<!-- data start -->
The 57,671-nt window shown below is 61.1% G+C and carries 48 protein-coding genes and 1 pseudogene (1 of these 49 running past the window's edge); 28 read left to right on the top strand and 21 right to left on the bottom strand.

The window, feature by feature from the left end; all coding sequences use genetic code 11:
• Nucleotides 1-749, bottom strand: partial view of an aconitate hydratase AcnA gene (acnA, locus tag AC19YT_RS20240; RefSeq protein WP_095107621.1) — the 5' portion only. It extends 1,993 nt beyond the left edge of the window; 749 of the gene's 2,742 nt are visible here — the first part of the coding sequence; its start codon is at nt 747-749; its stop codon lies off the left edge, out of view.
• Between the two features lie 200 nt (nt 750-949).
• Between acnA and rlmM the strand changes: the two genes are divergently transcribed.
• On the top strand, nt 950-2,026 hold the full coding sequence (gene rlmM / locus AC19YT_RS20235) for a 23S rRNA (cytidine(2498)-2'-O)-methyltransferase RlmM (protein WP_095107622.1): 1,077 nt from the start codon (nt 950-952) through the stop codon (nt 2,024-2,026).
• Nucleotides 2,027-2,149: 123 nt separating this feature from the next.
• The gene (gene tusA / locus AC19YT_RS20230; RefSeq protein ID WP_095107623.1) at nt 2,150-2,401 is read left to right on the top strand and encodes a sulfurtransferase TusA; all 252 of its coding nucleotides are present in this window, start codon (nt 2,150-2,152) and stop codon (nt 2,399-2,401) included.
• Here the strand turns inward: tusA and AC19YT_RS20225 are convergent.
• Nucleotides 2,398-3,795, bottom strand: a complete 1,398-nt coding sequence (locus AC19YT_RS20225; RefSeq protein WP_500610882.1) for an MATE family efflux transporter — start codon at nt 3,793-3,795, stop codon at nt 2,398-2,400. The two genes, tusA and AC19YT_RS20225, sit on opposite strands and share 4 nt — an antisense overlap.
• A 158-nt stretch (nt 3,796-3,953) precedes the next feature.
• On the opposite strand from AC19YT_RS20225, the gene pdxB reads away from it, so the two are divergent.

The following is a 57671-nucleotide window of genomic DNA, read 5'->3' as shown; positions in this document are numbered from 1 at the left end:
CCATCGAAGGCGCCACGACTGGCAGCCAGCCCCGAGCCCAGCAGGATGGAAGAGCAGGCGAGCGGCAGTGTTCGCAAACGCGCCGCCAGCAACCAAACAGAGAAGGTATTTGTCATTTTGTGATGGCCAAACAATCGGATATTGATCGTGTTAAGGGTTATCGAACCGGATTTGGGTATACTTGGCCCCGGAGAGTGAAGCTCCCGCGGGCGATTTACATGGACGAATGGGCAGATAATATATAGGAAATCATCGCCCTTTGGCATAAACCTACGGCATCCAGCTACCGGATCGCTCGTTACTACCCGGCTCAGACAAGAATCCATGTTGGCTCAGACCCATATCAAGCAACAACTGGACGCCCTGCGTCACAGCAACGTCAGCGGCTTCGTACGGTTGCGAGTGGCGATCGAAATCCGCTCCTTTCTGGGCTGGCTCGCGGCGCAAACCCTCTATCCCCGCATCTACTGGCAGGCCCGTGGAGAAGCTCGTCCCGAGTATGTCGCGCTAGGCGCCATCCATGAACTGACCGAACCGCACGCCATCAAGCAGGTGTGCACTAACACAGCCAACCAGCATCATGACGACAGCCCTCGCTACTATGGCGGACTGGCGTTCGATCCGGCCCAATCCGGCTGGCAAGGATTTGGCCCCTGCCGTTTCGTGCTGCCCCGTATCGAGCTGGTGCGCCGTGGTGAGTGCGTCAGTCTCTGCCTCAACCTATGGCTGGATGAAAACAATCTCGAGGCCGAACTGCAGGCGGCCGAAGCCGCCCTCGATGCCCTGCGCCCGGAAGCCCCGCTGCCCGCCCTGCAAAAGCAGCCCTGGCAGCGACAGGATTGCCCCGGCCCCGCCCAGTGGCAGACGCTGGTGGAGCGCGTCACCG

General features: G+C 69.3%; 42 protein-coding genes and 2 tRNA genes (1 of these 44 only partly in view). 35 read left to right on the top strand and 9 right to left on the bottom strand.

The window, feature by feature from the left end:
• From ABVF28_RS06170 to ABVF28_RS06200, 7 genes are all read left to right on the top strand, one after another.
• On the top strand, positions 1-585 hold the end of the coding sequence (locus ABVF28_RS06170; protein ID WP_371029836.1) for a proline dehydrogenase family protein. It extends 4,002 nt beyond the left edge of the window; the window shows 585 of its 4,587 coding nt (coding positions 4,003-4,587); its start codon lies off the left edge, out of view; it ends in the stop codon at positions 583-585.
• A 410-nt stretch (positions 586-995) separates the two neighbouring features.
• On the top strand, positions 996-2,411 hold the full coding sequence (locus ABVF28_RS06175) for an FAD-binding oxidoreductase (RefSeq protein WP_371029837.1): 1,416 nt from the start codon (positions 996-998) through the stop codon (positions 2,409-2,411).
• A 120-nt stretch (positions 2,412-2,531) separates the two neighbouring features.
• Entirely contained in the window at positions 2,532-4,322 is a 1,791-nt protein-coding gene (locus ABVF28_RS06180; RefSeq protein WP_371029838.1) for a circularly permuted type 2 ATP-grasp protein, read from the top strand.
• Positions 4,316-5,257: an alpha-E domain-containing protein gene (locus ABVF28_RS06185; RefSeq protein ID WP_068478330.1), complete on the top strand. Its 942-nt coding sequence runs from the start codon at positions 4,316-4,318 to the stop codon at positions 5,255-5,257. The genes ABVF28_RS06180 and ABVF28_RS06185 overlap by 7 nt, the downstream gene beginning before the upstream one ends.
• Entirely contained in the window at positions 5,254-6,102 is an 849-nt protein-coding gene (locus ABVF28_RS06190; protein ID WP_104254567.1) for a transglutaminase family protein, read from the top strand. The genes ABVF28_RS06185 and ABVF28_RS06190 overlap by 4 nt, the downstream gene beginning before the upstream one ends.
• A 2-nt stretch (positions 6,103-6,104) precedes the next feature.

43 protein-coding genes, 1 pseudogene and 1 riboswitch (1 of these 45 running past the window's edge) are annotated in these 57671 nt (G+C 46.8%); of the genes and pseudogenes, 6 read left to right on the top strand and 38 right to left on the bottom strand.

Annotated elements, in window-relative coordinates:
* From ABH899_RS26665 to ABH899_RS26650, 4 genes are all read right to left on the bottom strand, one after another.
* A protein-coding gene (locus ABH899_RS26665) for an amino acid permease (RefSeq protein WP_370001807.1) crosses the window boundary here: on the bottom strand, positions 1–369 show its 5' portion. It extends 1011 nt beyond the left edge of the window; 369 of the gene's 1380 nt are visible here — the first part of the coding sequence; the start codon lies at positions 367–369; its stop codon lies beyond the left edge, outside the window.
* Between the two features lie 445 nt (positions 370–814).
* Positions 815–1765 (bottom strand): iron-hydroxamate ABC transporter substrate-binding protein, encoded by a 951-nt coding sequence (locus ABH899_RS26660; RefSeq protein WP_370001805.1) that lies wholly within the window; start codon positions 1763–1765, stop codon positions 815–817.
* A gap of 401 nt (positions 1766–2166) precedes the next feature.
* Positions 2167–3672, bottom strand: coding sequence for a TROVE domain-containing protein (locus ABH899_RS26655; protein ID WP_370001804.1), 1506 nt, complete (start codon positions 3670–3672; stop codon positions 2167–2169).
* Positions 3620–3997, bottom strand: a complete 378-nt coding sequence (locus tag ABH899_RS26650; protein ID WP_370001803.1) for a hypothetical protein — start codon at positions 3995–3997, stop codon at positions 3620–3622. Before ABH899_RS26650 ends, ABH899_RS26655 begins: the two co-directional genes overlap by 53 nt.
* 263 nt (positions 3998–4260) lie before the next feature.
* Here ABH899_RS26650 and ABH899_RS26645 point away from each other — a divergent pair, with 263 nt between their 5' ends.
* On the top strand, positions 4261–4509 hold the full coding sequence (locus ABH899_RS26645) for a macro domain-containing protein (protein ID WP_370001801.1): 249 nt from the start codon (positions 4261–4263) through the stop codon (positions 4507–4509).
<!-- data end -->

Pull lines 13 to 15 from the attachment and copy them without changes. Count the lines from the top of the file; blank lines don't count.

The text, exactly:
The following is a 57671-nucleotide window of genomic DNA, read 5'->3' as shown; positions in this document are numbered from 1 at the left end:
CCATCGAAGGCGCCACGACTGGCAGCCAGCCCCGAGCCCAGCAGGATGGAAGAGCAGGCGAGCGGCAGTGTTCGCAAACGCGCCGCCAGCAACCAAACAGAGAAGGTATTTGTCATTTTGTGATGGCCAAACAATCGGATATTGATCGTGTTAAGGGTTATCGAACCGGATTTGGGTATACTTGGCCCCGGAGAGTGAAGCTCCCGCGGGCGATTTACATGGACGAATGGGCAGATAATATATAGGAAATCATCGCCCTTTGGCATAAACCTACGGCATCCAGCTACCGGATCGCTCGTTACTACCCGGCTCAGACAAGAATCCATGTTGGCTCAGACCCATATCAAGCAACAACTGGACGCCCTGCGTCACAGCAACGTCAGCGGCTTCGTACGGTTGCGAGTGGCGATCGAAATCCGCTCCTTTCTGGGCTGGCTCGCGGCGCAAACCCTCTATCCCCGCATCTACTGGCAGGCCCGTGGAGAAGCTCGTCCCGAGTATGTCGCGCTAGGCGCCATCCATGAACTGACCGAACCGCACGCCATCAAGCAGGTGTGCACTAACACAGCCAACCAGCATCATGACGACAGCCCTCGCTACTATGGCGGACTGGCGTTCGATCCGGCCCAATCCGGCTGGCAAGGATTTGGCCCCTGCCGTTTCGTGCTGCCCCGTATCGAGCTGGTGCGCCGTGGTGAGTGCGTCAGTCTCTGCCTCAACCTATGGCTGGATGAAAACAATCTCGAGGCCGAACTGCAGGCGGCCGAAGCCGCCCTCGATGCCCTGCGCCCGGAAGCCCCGCTGCCCGCCCTGCAAAAGCAGCCCTGGCAGCGACAGGATTGCCCCGGCCCCGCCCAGTGGCAGACGCTGGTGGAGCGCGTCACCG

General features: G+C 69.3%; 42 protein-coding genes and 2 tRNA genes (1 of these 44 only partly in view). 35 read left to right on the top strand and 9 right to left on the bottom strand.